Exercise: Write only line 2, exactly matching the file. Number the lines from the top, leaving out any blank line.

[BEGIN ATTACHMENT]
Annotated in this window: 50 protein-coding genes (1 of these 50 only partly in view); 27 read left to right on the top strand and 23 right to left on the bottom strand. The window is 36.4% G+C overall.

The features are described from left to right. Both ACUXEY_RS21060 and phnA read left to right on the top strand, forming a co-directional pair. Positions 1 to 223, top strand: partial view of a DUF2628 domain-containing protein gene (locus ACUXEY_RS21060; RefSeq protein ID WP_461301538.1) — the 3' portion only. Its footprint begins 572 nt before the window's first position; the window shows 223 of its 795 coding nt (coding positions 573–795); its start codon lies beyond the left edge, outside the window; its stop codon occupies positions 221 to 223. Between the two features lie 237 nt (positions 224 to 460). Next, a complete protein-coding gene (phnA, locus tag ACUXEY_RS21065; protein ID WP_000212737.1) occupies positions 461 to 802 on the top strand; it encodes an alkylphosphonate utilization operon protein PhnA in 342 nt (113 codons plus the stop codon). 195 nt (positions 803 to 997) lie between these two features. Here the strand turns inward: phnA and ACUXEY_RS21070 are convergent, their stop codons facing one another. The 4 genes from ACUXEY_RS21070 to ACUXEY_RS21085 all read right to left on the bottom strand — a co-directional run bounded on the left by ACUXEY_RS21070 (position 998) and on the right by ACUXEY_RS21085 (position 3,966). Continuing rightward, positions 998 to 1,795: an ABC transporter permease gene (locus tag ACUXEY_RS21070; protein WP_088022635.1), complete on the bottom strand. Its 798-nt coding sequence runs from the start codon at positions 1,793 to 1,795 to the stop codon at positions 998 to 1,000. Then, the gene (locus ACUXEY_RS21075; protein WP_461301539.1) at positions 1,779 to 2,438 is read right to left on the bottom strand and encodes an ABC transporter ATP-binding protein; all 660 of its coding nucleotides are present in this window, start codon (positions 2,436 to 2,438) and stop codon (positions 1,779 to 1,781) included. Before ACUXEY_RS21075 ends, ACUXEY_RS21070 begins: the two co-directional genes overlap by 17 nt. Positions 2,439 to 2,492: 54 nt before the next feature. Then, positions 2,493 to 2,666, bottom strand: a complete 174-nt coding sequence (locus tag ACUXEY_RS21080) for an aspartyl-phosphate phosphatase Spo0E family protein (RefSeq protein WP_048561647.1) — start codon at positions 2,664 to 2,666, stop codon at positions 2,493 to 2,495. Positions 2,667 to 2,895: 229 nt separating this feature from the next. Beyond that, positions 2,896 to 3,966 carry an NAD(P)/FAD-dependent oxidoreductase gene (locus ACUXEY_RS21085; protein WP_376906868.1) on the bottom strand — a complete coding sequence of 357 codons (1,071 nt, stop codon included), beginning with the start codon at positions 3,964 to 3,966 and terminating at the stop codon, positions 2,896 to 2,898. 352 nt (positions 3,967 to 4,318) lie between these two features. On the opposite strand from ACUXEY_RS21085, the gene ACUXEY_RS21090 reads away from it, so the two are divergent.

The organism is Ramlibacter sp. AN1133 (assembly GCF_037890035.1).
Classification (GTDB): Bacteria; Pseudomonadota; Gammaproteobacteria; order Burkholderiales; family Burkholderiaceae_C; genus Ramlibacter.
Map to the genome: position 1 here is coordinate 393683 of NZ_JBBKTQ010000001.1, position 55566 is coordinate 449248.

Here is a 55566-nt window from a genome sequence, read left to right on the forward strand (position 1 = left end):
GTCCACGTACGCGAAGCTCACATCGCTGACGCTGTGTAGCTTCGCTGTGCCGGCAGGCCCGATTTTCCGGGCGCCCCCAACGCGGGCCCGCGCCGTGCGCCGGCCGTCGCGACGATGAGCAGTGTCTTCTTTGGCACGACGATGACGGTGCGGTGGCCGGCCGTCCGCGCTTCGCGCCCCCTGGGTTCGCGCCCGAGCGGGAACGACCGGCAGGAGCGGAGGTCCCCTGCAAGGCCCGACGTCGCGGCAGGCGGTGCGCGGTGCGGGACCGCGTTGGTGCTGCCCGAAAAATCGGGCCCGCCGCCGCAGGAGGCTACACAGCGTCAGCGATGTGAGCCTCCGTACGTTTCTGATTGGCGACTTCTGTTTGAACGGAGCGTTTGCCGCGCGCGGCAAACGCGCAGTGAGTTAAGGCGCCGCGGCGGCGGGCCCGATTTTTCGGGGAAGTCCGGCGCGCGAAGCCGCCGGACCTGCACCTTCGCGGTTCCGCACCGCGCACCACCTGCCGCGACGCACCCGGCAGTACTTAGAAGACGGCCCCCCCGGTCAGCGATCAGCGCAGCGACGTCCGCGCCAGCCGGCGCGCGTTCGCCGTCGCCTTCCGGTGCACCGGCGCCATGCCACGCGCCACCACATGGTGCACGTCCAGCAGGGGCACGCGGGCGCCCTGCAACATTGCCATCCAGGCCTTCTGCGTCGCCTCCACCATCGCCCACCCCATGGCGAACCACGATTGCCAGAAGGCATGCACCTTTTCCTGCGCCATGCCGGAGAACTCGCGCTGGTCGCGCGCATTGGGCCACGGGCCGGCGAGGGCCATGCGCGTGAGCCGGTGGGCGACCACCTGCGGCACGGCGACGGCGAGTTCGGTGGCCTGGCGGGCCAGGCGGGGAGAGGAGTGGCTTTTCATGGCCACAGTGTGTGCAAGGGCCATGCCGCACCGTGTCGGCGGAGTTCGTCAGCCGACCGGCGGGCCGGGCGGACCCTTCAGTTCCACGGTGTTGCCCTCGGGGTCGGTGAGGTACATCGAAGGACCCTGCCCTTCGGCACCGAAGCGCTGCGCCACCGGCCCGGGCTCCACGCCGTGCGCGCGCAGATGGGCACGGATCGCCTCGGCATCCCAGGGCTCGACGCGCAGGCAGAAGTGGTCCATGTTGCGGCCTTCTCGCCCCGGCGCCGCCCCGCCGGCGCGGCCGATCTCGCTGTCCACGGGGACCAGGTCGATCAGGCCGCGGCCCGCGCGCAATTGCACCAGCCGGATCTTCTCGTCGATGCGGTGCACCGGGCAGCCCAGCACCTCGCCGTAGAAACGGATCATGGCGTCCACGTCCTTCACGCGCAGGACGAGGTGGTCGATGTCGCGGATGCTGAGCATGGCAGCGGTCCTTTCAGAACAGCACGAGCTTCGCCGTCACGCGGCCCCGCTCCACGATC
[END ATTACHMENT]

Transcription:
The features are described from left to right. Both ACUXEY_RS21060 and phnA read left to right on the top strand, forming a co-directional pair. Positions 1 to 223, top strand: partial view of a DUF2628 domain-containing protein gene (locus ACUXEY_RS21060; RefSeq protein ID WP_461301538.1) — the 3' portion only. Its footprint begins 572 nt before the window's first position; the window shows 223 of its 795 coding nt (coding positions 573–795); its start codon lies beyond the left edge, outside the window; its stop codon occupies positions 221 to 223. Between the two features lie 237 nt (positions 224 to 460). Next, a complete protein-coding gene (phnA, locus tag ACUXEY_RS21065; protein ID WP_000212737.1) occupies positions 461 to 802 on the top strand; it encodes an alkylphosphonate utilization operon protein PhnA in 342 nt (113 codons plus the stop codon). 195 nt (positions 803 to 997) lie between these two features. Here the strand turns inward: phnA and ACUXEY_RS21070 are convergent, their stop codons facing one another. The 4 genes from ACUXEY_RS21070 to ACUXEY_RS21085 all read right to left on the bottom strand — a co-directional run bounded on the left by ACUXEY_RS21070 (position 998) and on the right by ACUXEY_RS21085 (position 3,966). Continuing rightward, positions 998 to 1,795: an ABC transporter permease gene (locus tag ACUXEY_RS21070; protein WP_088022635.1), complete on the bottom strand. Its 798-nt coding sequence runs from the start codon at positions 1,793 to 1,795 to the stop codon at positions 998 to 1,000. Then, the gene (locus ACUXEY_RS21075; protein WP_461301539.1) at positions 1,779 to 2,438 is read right to left on the bottom strand and encodes an ABC transporter ATP-binding protein; all 660 of its coding nucleotides are present in this window, start codon (positions 2,436 to 2,438) and stop codon (positions 1,779 to 1,781) included. Before ACUXEY_RS21075 ends, ACUXEY_RS21070 begins: the two co-directional genes overlap by 17 nt. Positions 2,439 to 2,492: 54 nt before the next feature. Then, positions 2,493 to 2,666, bottom strand: a complete 174-nt coding sequence (locus tag ACUXEY_RS21080) for an aspartyl-phosphate phosphatase Spo0E family protein (RefSeq protein WP_048561647.1) — start codon at positions 2,664 to 2,666, stop codon at positions 2,493 to 2,495. Positions 2,667 to 2,895: 229 nt separating this feature from the next. Beyond that, positions 2,896 to 3,966 carry an NAD(P)/FAD-dependent oxidoreductase gene (locus ACUXEY_RS21085; protein WP_376906868.1) on the bottom strand — a complete coding sequence of 357 codons (1,071 nt, stop codon included), beginning with the start codon at positions 3,964 to 3,966 and terminating at the stop codon, positions 2,896 to 2,898. 352 nt (positions 3,967 to 4,318) lie between these two features. On the opposite strand from ACUXEY_RS21085, the gene ACUXEY_RS21090 reads away from it, so the two are divergent.